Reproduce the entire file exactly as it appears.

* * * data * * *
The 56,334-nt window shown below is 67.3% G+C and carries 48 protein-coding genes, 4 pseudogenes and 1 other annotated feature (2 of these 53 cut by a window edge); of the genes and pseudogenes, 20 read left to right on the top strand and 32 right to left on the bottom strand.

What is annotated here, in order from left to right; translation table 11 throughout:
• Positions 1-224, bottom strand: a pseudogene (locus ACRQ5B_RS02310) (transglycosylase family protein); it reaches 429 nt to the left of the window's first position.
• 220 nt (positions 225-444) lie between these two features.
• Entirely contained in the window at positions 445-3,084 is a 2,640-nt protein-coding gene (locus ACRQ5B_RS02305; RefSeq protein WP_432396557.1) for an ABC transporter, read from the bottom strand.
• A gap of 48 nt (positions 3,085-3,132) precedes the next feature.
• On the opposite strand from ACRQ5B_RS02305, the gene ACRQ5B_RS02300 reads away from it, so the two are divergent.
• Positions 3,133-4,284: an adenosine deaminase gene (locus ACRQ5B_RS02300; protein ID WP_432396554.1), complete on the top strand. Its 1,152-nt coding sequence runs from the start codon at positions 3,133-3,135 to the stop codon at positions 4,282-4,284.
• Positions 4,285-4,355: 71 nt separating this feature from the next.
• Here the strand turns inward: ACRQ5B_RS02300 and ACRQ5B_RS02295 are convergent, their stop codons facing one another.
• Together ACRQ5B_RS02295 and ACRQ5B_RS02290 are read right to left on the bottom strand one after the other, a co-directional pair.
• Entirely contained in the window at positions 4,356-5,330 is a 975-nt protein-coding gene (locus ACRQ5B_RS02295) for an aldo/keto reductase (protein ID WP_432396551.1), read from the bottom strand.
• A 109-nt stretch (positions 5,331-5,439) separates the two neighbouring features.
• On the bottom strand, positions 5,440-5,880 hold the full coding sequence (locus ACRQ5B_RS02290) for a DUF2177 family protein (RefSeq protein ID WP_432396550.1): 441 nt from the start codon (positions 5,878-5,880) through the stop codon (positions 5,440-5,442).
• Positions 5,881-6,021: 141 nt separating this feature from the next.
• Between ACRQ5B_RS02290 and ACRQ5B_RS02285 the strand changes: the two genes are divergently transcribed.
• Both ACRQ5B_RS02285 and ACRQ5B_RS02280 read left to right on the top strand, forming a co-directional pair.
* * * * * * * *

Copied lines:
The 56,334-nt window shown below is 67.3% G+C and carries 48 protein-coding genes, 4 pseudogenes and 1 other annotated feature (2 of these 53 cut by a window edge); of the genes and pseudogenes, 20 read left to right on the top strand and 32 right to left on the bottom strand.

What is annotated here, in order from left to right; translation table 11 throughout:
• Positions 1-224, bottom strand: a pseudogene (locus ACRQ5B_RS02310) (transglycosylase family protein); it reaches 429 nt to the left of the window's first position.
• 220 nt (positions 225-444) lie between these two features.
• Entirely contained in the window at positions 445-3,084 is a 2,640-nt protein-coding gene (locus ACRQ5B_RS02305; RefSeq protein WP_432396557.1) for an ABC transporter, read from the bottom strand.
• A gap of 48 nt (positions 3,085-3,132) precedes the next feature.
• On the opposite strand from ACRQ5B_RS02305, the gene ACRQ5B_RS02300 reads away from it, so the two are divergent.
• Positions 3,133-4,284: an adenosine deaminase gene (locus ACRQ5B_RS02300; protein ID WP_432396554.1), complete on the top strand. Its 1,152-nt coding sequence runs from the start codon at positions 3,133-3,135 to the stop codon at positions 4,282-4,284.
• Positions 4,285-4,355: 71 nt separating this feature from the next.
• Here the strand turns inward: ACRQ5B_RS02300 and ACRQ5B_RS02295 are convergent, their stop codons facing one another.
• Together ACRQ5B_RS02295 and ACRQ5B_RS02290 are read right to left on the bottom strand one after the other, a co-directional pair.
• Entirely contained in the window at positions 4,356-5,330 is a 975-nt protein-coding gene (locus ACRQ5B_RS02295) for an aldo/keto reductase (protein ID WP_432396551.1), read from the bottom strand.
• A 109-nt stretch (positions 5,331-5,439) separates the two neighbouring features.
• On the bottom strand, positions 5,440-5,880 hold the full coding sequence (locus ACRQ5B_RS02290) for a DUF2177 family protein (RefSeq protein ID WP_432396550.1): 441 nt from the start codon (positions 5,878-5,880) through the stop codon (positions 5,440-5,442).
• Positions 5,881-6,021: 141 nt separating this feature from the next.
• Between ACRQ5B_RS02290 and ACRQ5B_RS02285 the strand changes: the two genes are divergently transcribed.
• Both ACRQ5B_RS02285 and ACRQ5B_RS02280 read left to right on the top strand, forming a co-directional pair.